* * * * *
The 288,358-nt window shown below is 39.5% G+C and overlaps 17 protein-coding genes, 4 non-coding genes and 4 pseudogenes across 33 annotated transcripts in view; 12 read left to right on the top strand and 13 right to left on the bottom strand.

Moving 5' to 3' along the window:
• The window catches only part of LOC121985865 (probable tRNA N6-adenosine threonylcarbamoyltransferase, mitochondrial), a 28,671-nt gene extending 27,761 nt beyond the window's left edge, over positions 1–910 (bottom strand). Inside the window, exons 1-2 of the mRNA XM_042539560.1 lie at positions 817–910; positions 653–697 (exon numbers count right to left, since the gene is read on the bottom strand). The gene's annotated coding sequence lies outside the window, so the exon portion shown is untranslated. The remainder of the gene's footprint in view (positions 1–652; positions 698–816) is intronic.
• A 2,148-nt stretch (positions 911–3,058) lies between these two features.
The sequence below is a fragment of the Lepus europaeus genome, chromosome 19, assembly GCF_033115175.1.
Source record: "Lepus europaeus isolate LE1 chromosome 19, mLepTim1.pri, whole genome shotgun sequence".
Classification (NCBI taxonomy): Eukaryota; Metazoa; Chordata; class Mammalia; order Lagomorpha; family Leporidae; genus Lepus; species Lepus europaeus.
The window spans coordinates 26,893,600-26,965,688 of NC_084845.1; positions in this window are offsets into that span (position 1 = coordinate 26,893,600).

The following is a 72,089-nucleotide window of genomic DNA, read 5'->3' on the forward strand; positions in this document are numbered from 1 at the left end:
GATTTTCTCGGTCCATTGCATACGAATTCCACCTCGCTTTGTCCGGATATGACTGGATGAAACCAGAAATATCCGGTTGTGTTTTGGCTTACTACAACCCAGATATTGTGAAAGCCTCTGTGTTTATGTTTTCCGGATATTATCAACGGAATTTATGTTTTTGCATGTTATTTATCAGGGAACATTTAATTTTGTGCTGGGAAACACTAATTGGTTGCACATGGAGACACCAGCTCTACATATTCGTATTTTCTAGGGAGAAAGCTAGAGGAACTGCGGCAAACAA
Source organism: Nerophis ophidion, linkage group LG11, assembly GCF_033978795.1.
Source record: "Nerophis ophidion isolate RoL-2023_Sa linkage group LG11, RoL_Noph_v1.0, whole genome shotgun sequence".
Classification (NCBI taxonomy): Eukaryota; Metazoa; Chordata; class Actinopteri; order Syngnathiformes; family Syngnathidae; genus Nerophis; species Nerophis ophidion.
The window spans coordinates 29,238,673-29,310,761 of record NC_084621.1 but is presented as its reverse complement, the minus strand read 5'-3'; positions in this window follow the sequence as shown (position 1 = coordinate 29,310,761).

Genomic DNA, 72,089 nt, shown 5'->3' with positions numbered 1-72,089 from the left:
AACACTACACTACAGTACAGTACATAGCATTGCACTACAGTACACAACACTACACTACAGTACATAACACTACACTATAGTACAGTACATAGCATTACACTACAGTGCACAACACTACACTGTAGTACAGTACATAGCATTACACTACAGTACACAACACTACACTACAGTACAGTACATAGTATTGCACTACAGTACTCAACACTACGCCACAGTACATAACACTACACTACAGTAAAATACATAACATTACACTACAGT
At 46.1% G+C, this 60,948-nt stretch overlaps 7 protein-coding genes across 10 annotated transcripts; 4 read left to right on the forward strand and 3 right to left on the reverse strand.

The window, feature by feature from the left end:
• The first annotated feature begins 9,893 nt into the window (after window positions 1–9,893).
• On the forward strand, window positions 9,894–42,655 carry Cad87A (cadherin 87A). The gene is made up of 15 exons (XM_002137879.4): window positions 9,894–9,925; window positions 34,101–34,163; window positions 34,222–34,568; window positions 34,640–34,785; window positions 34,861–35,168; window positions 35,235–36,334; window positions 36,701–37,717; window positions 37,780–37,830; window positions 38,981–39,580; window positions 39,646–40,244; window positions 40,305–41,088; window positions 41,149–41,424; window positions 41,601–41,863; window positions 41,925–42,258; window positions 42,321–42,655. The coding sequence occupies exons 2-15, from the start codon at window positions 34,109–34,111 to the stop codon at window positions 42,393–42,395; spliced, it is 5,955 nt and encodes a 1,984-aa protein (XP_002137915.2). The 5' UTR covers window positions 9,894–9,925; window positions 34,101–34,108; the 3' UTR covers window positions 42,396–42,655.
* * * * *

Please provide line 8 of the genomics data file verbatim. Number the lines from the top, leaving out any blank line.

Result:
The window spans coordinates 26,893,600-26,965,688 of NC_084845.1; positions in this window are offsets into that span (position 1 = coordinate 26,893,600).